New Delhi, Oct. 3: By the end of this year or early next year, the BJP is expected to have a fair idea whether or not Narendra Modi will lead it in the next general election.
The results of the Gujarat Assembly polls will be declared on December 20, and it is widely believed that a third term in the state will earn for Modi the party’s national crown.
The announcement of the election schedule in Gujarat and Himachal Pradesh today has already set off murmurs in the BJP on Modi’s chances.
While his detractors hoped his tally would decline from the present 122 (in the 182-member Assembly), his cheerleaders were counting on the reverse to happen. “Let him touch 135 or 140, and nobody can check his march to Delhi,” said an MP from Jharkhand.
The MP argued that even if Modi just managed to hold on to his earlier tally or fell a little short of it, the BJP would be “imprudent” to deny him a larger role at the Centre.
It is no secret that the party’s cadres see Modi as the only leader who can galvanise the BJP, which is bogged down by infighting, a “colourless” central leadership and the absence of an agenda other than running down the Congress.
At the recent national council meeting in Surajkund, Modi’s on and off appearances on the dais drew the maximum cheers despite the leadership’s bid to project Madhya Pradesh chief minister Shivraj Singh Chauhan as a worthy competitor.
When the Gujarat chief minister addressed a concluding public meeting at Faridabad, the crowds couldn’t have enough of him.
The reason? BJP insiders admiringly said he was the only leader who openly took on the Gandhis, with the others “too tongue-tied” to be “critical” of the Congress’s first family.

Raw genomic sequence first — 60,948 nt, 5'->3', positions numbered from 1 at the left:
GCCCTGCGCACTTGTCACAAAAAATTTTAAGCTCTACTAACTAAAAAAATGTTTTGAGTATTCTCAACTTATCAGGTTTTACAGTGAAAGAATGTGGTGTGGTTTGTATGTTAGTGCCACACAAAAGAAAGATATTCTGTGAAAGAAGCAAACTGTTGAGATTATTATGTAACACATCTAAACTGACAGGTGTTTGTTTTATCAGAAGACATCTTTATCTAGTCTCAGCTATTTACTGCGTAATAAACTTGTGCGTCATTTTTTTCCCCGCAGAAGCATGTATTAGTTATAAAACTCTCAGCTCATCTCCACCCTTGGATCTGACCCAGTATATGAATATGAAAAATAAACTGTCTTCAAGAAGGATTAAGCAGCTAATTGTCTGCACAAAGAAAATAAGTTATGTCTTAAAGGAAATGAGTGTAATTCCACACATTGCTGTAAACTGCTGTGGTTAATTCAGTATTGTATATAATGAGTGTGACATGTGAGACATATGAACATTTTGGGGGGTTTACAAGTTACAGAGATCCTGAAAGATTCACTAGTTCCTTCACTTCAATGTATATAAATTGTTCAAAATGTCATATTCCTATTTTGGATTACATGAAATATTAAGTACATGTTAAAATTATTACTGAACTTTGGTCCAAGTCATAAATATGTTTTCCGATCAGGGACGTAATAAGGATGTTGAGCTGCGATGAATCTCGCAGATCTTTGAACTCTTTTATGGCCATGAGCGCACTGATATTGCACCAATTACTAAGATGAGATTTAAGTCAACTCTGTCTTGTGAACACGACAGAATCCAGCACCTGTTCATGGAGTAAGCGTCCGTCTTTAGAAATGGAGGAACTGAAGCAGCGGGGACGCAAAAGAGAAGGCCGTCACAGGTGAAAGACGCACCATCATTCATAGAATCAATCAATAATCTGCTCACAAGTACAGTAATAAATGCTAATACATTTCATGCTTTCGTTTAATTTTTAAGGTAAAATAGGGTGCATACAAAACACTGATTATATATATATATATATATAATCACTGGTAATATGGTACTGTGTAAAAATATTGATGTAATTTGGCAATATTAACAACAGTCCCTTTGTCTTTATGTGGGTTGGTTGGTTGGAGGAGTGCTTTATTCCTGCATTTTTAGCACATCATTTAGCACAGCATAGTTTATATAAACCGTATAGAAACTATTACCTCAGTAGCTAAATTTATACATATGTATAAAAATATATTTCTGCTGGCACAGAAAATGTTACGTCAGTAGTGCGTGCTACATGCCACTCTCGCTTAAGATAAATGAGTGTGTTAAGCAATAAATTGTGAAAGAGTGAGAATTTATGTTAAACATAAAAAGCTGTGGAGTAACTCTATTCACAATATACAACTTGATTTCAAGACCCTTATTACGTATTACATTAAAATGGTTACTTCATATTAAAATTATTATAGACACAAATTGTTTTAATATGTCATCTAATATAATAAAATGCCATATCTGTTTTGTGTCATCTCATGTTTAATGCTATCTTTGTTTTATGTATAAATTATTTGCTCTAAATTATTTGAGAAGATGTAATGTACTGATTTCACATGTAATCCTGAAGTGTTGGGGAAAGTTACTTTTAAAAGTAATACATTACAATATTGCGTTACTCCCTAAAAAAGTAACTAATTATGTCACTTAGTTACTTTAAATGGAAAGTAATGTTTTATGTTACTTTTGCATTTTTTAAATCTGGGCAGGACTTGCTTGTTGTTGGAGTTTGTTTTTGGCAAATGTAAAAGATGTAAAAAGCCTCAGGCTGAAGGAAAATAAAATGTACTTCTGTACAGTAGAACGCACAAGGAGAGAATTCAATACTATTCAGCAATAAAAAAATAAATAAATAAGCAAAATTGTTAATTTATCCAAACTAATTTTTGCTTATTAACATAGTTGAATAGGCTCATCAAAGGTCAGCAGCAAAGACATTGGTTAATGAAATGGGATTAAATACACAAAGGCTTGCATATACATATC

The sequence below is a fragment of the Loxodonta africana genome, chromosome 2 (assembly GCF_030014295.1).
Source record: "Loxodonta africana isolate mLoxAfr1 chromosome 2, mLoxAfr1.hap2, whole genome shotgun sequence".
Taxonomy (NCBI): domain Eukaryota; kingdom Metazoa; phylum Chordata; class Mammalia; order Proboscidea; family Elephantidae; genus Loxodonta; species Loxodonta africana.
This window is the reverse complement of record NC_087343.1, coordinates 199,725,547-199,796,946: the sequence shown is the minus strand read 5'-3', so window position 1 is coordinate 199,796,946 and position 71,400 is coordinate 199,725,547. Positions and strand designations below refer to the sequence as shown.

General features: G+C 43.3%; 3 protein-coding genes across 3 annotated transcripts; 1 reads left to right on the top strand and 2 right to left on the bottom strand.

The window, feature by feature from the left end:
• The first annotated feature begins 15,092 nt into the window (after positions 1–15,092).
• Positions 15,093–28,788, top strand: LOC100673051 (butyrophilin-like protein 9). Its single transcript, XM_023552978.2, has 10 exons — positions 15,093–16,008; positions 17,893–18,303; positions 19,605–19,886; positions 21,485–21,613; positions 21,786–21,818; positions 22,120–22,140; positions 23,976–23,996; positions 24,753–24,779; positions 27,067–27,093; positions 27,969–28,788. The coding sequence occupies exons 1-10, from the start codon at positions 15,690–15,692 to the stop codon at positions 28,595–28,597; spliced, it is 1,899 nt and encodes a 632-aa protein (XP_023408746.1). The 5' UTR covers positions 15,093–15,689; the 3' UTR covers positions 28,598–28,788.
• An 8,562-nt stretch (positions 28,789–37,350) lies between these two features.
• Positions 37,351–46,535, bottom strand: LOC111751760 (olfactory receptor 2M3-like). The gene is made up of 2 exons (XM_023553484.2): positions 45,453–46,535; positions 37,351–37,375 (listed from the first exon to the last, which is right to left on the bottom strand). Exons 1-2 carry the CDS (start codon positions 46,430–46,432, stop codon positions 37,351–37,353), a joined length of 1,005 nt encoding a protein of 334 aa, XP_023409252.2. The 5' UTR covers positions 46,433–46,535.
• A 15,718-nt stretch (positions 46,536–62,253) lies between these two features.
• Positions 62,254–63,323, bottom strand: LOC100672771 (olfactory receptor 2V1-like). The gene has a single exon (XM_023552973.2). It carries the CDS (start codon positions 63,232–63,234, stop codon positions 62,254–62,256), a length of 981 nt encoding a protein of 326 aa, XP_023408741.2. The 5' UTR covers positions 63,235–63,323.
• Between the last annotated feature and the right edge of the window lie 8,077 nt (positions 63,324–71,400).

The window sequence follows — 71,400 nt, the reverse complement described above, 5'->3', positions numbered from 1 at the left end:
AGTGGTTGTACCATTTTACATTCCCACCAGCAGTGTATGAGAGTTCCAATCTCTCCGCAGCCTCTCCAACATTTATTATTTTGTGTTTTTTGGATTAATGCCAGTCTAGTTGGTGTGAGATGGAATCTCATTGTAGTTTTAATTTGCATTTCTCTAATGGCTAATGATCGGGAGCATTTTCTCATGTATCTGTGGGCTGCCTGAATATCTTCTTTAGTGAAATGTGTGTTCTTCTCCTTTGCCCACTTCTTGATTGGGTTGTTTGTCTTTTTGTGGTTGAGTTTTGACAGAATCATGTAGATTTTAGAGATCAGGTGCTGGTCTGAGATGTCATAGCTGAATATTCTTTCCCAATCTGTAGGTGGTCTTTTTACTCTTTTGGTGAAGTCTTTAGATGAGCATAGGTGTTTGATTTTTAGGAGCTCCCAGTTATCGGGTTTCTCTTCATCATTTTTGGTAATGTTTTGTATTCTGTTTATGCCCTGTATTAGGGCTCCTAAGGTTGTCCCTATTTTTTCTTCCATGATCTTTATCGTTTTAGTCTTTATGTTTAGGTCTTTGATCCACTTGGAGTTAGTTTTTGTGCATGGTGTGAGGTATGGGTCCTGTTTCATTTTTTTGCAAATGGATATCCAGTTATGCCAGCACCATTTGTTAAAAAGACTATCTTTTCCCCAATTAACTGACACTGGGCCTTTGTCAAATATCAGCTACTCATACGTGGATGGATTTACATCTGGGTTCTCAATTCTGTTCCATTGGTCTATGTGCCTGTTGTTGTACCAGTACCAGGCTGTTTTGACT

However, cadre pressure need not necessarily influence critical decisions in the BJP.
Insiders recalled that in 1995, too, the rank and file took it for granted that L.K. Advani, riding on the back of the Ayodhya wave, would be the candidate for Prime Minister in the 1996 polls.
But the RSS and Advani decided that the BJP could not come to power on its own, and that it would have to helm a coalition that could potentially include “secular” parties with little appetite for Hindutva politics. Advani made way for the “more acceptable” Atal Bihari Vajpayee.
So when Advani recently underlined the need for the BJP to get more allies and repackage its “secular” image, the message was instantly interpreted as a vote against Modi. More so, because an existing ally, the Janata Dal (United), has already rejected Modi as a possible leader of the NDA.
The sources said there was “no way” Modi would attempt to “reconstruct” his own image before the Gujarat election. His half-hearted “Sadbhavna Mission”, intended to woo Muslims, had flopped. Even today, barring perhaps some big businessmen, the Congress remains the minority community’s party of choice.
Modi does not want to dilute his appeal as Hindu hriday ka samrat (Ruler of the Hindu heart) although his pre-poll discourse harps on development, the sources said.
A section of the BJP believes that if Modi returns to power in Gujarat because his politics blends sectarianism with a laissez faire outlook, he could be a misfit at the Centre for the same reason.
The Congress is unlikely to abandon its aam aadmi theme and any hint that Modi could click nationally would also polarise the minorities behind the Congress, BJP sources said.